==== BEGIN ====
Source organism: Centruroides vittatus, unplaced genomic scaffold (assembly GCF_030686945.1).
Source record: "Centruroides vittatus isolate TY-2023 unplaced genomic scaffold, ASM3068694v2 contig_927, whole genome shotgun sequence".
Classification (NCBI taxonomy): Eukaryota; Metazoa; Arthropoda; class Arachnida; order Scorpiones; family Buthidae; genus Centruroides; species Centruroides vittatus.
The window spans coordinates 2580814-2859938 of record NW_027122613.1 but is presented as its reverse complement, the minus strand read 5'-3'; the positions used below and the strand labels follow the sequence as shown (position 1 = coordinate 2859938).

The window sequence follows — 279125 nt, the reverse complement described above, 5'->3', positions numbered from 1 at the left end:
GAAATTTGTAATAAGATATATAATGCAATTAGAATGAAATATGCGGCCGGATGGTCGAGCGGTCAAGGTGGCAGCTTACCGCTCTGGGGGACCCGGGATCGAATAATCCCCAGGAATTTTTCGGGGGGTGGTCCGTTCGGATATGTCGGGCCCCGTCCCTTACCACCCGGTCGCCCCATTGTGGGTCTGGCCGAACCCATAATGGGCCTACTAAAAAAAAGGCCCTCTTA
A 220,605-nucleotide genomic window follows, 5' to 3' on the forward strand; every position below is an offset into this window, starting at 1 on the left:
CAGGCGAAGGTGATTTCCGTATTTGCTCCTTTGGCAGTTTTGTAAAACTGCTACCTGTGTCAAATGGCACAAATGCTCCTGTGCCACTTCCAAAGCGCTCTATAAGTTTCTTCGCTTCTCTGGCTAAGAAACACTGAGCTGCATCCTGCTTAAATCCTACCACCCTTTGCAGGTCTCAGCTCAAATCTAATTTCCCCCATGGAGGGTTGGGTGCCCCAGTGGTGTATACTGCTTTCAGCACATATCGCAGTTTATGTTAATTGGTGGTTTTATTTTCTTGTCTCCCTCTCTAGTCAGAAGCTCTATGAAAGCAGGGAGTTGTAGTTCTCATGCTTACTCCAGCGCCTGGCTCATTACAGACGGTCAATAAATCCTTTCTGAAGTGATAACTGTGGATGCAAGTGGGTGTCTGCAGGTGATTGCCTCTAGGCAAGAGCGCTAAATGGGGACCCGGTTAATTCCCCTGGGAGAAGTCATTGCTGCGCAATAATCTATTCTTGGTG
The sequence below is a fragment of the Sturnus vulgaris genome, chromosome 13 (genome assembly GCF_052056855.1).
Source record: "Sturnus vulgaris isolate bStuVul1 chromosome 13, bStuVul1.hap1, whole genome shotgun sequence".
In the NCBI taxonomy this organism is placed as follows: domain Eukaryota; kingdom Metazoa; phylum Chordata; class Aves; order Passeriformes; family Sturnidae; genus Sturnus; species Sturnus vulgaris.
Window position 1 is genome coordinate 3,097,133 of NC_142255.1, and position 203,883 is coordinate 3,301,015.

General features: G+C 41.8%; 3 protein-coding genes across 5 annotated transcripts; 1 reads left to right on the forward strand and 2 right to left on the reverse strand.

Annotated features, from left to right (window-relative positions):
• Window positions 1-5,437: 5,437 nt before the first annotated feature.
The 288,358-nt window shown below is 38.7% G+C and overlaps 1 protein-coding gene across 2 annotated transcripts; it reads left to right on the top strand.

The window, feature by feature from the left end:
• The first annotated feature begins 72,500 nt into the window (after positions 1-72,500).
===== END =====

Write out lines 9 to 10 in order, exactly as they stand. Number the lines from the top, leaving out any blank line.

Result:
The sequence below is a fragment of the Sturnus vulgaris genome, chromosome 13 (genome assembly GCF_052056855.1).
Source record: "Sturnus vulgaris isolate bStuVul1 chromosome 13, bStuVul1.hap1, whole genome shotgun sequence".